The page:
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We Live in Fire 

Perspectives and unanswered questions as the Northwest burns

click to enlarge CLOCKWISE, from left: A burned house outside of Omak; a road sign between Chelan and Okanogan; a procession for the fallen firefighters. - SCOTT A. LEADINGHAM
  • Scott A. Leadingham
  • CLOCKWISE, from left: A burned house outside of Omak; a road sign between Chelan and Okanogan; a procession for the fallen firefighters.

The smoke is so thick in Pateros, Washington, it feels like a scratchy wool blanket wrapped around you on a cold winter night. It's choking and stings the eyes.

Carol Hamshaw stands in front of what used to be her house, still smoldering. Around it, 15 other houses have burned. She speaks breathlessly, wiping away tears, pausing to hug a friend who came to comfort her. The emotion in her voice is real and raw.

"In Chelan they don't let houses burn down," she says.

Hamshaw, who previously lived 20 miles away in Chelan, had evacuated to there the night the fire swept through. This was July 18, 2014, the morning after the Carlton Complex fire hit Pateros and devastated the small town at the confluence of the Methow and Columbia rivers. The Carlton fire would eventually destroy nearly 300 homes and burn more than 250,000 acres. At the time that made it the largest managed wildfire in Washington state history.

That is, until this year.

Fast-forward 13 months and the situation is eerily similar, yet simultaneously much different. Pateros is still filled with smoke (like much of the Northwest), but this year as fires again burn relentlessly in the region, it's not Pateros that needs help. As fires spread fast last week up the Methow Valley near Twisp and east into the heart of Okanogan County and the Colville Indian Reservation, it was Pateros and its riverside hotel and restaurant where people evacuated to.

Unlike Hamshaw's emotional and in-the-moment words in the hours after her house went up in flames last year, houses this year have indeed burned in Chelan. And across the river in Douglas County. And in Okanogan County. And at least 50 in the Clearwater fire in Idaho. And at least 26 in Oregon's Canyon Creek Complex.

The situation in Washington led Gov. Jay Inslee to ask for a federal disaster declaration last week to make more resources available, which President Obama granted.

Welcome to 2015, the Summer of Northwest Burn.

'No relief in sight'

"Stretched thin" is a term thrown around in seemingly every news report about fires this year. It applies not just to firefighting resources like pumper trucks and helicopters, but to fire personnel and less noticeable items like hygiene. The fire camp for the Okanogan Complex, which in the past week became the top-priority fire in the country and has surpassed the 2014 Carlton Complex in size, had only one mobile shower truck for more than 1,000 people.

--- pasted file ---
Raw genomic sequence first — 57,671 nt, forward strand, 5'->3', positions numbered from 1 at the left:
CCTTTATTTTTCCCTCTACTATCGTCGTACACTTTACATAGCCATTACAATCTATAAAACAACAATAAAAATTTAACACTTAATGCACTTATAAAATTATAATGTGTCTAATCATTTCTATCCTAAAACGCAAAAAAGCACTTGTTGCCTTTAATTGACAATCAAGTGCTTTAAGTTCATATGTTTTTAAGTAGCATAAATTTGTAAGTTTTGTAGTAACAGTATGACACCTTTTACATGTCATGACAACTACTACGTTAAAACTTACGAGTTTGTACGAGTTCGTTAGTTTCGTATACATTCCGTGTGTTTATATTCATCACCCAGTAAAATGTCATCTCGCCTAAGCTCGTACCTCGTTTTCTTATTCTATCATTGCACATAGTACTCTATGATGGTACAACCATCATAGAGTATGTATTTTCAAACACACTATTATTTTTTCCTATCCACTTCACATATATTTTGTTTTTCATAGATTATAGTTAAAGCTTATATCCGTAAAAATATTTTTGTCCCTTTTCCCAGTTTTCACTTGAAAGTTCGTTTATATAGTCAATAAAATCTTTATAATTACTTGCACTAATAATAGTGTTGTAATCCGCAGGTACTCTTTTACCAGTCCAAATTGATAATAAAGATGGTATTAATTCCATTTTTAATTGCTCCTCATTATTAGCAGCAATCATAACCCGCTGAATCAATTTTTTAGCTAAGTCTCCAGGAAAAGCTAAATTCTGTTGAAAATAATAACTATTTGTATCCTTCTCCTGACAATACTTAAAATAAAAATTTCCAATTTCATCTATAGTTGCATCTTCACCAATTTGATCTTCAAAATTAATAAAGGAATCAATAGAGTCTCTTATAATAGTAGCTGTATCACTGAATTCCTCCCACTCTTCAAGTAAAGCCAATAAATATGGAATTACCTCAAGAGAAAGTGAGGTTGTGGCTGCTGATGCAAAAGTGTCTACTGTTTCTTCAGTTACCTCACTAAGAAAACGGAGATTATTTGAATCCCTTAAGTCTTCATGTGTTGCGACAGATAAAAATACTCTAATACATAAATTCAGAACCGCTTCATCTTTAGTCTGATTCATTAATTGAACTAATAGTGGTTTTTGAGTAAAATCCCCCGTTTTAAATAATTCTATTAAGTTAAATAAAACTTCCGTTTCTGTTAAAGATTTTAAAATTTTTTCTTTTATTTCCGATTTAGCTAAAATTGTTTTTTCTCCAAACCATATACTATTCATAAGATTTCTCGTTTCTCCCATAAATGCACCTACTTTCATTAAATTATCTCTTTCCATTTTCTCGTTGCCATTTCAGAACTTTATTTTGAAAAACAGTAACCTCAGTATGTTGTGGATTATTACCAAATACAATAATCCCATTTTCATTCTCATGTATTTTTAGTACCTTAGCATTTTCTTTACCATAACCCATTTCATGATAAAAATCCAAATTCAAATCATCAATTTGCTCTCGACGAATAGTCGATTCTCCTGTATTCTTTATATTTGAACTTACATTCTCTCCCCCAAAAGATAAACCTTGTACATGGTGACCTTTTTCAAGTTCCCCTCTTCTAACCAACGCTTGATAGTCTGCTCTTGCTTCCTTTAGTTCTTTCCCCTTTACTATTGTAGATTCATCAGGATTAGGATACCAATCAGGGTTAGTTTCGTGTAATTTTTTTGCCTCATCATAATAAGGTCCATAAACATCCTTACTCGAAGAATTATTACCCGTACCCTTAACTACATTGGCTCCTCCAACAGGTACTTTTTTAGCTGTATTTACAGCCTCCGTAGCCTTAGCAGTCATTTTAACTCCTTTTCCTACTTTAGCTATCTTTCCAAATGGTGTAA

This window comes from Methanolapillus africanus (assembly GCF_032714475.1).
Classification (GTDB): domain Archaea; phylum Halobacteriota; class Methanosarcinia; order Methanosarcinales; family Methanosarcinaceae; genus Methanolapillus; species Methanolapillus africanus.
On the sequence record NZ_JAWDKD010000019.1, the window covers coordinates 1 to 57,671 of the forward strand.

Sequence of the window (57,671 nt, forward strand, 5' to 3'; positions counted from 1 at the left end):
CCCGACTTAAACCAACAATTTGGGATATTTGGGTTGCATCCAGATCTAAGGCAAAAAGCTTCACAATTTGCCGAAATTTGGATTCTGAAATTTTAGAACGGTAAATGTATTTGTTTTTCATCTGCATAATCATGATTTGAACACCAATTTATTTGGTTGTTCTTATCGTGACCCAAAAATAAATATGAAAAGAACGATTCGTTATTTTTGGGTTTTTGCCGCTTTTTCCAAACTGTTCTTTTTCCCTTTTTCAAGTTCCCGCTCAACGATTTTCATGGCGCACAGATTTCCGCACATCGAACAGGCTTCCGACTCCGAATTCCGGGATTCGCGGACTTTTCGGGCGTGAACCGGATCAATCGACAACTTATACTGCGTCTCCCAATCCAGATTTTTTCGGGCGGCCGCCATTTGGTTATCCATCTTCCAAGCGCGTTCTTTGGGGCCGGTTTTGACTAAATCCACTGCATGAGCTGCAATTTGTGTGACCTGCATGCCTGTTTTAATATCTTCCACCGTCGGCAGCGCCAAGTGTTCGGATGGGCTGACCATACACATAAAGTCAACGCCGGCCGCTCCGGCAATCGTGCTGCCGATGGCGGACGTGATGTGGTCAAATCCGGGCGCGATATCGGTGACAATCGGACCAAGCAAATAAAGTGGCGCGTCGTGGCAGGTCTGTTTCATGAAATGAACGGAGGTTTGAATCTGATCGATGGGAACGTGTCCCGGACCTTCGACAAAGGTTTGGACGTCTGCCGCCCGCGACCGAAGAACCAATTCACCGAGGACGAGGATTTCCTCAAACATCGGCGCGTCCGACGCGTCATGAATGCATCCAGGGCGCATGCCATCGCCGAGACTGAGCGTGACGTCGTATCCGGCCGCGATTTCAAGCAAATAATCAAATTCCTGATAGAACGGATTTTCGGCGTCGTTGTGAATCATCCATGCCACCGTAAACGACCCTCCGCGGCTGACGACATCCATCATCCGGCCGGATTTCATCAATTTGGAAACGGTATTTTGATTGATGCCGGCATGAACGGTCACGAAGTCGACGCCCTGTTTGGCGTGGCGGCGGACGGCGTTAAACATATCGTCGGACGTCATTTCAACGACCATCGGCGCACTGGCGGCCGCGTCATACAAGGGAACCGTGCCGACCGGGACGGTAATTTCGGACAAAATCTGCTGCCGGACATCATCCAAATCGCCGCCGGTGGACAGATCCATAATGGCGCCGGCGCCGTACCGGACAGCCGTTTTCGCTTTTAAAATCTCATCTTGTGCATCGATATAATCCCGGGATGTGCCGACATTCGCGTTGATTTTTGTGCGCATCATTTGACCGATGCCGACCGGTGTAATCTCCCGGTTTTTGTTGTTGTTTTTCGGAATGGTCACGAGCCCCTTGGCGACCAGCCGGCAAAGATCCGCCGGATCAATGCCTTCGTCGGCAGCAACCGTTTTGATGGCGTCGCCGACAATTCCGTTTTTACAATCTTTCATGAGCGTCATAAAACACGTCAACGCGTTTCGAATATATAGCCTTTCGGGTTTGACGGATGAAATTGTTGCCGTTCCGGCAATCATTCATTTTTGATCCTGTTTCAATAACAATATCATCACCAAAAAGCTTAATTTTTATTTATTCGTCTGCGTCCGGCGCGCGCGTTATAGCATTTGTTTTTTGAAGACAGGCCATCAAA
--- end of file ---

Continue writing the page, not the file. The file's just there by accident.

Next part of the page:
"Every other shower trailer is spoken for on another [fire] incident somewhere across the Northwest," says Dan Omdal, a public information officer for the Okanogan Complex. "That's not enough showers to handle this."

The central food operation, which is staffed by inmates in a work-release program, is feeding all those mouths with the same size crew and facility they had when the camp housed only 400 people earlier in August. There are so many people to feed with so little cooking space, it's become necessary to assign shifts for eating.

Though the nearby North Star fire on the Colville Indian Reservation is geographically in Okanogan County, it's not managed as part of the larger Okanogan Complex. There are several reasons for that, some to do with geography, and others with division of responsibility and bureaucracy. The Colville Confederated Tribes has its own wildland firefighting operation for the 1.4 million-acre reservation. Federal management is automatically involved with fires on the reservation due to the presence of the federal Bureau of Indian Affairs.

But the number of resources given to other fires like the Chelan and Okanogan Complexes — not to mention wide attention from news media — have drawn criticism from those who question why the North Star fire hasn't received more.

Ted Piccolo is among those questioning fire priorities. He believes that the value of timber on reservation forest land should be a top priority to defend from fire because it's a way the tribe makes money. By extension, in his view, it's a way of life and economic engine for Colville members, who depend on timber sales for income.